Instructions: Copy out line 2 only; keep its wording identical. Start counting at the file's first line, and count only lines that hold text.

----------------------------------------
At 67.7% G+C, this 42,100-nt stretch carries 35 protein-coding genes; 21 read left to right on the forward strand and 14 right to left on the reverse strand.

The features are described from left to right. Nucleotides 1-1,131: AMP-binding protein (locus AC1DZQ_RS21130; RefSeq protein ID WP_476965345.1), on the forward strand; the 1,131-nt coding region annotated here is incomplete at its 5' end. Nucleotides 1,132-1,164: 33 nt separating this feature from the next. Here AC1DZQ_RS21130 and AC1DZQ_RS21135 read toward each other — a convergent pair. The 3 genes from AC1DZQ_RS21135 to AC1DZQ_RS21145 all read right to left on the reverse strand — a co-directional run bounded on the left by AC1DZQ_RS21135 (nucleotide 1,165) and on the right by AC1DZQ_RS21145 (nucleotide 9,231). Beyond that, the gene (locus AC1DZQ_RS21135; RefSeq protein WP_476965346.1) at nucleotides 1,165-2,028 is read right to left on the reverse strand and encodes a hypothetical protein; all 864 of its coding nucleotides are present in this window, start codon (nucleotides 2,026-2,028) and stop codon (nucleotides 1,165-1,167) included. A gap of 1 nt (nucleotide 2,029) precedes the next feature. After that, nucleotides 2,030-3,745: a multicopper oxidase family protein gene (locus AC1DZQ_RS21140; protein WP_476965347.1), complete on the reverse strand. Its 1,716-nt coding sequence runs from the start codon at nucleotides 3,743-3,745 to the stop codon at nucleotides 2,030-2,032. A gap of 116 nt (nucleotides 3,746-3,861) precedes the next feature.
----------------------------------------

The features are described from left to right. Nucleotides 1-1,131: AMP-binding protein (locus AC1DZQ_RS21130; RefSeq protein ID WP_476965345.1), on the forward strand; the 1,131-nt coding region annotated here is incomplete at its 5' end. Nucleotides 1,132-1,164: 33 nt separating this feature from the next. Here AC1DZQ_RS21130 and AC1DZQ_RS21135 read toward each other — a convergent pair. The 3 genes from AC1DZQ_RS21135 to AC1DZQ_RS21145 all read right to left on the reverse strand — a co-directional run bounded on the left by AC1DZQ_RS21135 (nucleotide 1,165) and on the right by AC1DZQ_RS21145 (nucleotide 9,231). Beyond that, the gene (locus AC1DZQ_RS21135; RefSeq protein WP_476965346.1) at nucleotides 1,165-2,028 is read right to left on the reverse strand and encodes a hypothetical protein; all 864 of its coding nucleotides are present in this window, start codon (nucleotides 2,026-2,028) and stop codon (nucleotides 1,165-1,167) included. A gap of 1 nt (nucleotide 2,029) precedes the next feature. After that, nucleotides 2,030-3,745: a multicopper oxidase family protein gene (locus AC1DZQ_RS21140; protein WP_476965347.1), complete on the reverse strand. Its 1,716-nt coding sequence runs from the start codon at nucleotides 3,743-3,745 to the stop codon at nucleotides 2,030-2,032. A gap of 116 nt (nucleotides 3,746-3,861) precedes the next feature.